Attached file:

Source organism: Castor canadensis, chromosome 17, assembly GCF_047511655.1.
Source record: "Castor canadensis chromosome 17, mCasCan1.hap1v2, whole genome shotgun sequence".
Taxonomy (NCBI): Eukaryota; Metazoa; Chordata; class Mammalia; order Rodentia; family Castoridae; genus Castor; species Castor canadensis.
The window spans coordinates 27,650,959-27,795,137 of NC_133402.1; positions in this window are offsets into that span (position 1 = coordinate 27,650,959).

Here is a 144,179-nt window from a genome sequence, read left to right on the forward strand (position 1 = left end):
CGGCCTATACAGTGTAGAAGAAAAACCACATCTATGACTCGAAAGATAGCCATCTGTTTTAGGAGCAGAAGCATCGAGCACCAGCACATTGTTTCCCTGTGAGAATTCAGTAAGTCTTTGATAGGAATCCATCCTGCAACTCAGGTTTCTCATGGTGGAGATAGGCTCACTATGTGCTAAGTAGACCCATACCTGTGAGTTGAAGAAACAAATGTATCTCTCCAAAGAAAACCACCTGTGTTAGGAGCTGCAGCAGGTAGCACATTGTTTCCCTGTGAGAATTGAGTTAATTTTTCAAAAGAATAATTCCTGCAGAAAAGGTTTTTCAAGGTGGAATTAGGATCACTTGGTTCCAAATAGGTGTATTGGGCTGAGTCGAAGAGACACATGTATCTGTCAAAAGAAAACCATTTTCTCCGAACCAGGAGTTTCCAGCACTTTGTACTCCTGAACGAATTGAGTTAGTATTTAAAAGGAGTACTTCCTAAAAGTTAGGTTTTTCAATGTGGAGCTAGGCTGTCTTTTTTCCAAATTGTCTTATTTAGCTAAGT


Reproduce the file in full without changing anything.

Source organism: Castor canadensis, chromosome 17, assembly GCF_047511655.1.
Source record: "Castor canadensis chromosome 17, mCasCan1.hap1v2, whole genome shotgun sequence".
Taxonomy (NCBI): Eukaryota; Metazoa; Chordata; class Mammalia; order Rodentia; family Castoridae; genus Castor; species Castor canadensis.
The window spans coordinates 27,650,959-27,795,137 of NC_133402.1; positions in this window are offsets into that span (position 1 = coordinate 27,650,959).

Here is a 144,179-nt window from a genome sequence, read left to right on the forward strand (position 1 = left end):
CGGCCTATACAGTGTAGAAGAAAAACCACATCTATGACTCGAAAGATAGCCATCTGTTTTAGGAGCAGAAGCATCGAGCACCAGCACATTGTTTCCCTGTGAGAATTCAGTAAGTCTTTGATAGGAATCCATCCTGCAACTCAGGTTTCTCATGGTGGAGATAGGCTCACTATGTGCTAAGTAGACCCATACCTGTGAGTTGAAGAAACAAATGTATCTCTCCAAAGAAAACCACCTGTGTTAGGAGCTGCAGCAGGTAGCACATTGTTTCCCTGTGAGAATTGAGTTAATTTTTCAAAAGAATAATTCCTGCAGAAAAGGTTTTTCAAGGTGGAATTAGGATCACTTGGTTCCAAATAGGTGTATTGGGCTGAGTCGAAGAGACACATGTATCTGTCAAAAGAAAACCATTTTCTCCGAACCAGGAGTTTCCAGCACTTTGTACTCCTGAACGAATTGAGTTAGTATTTAAAAGGAGTACTTCCTAAAAGTTAGGTTTTTCAATGTGGAGCTAGGCTGTCTTTTTTCCAAATTGTCTTATTTAGCTAAGT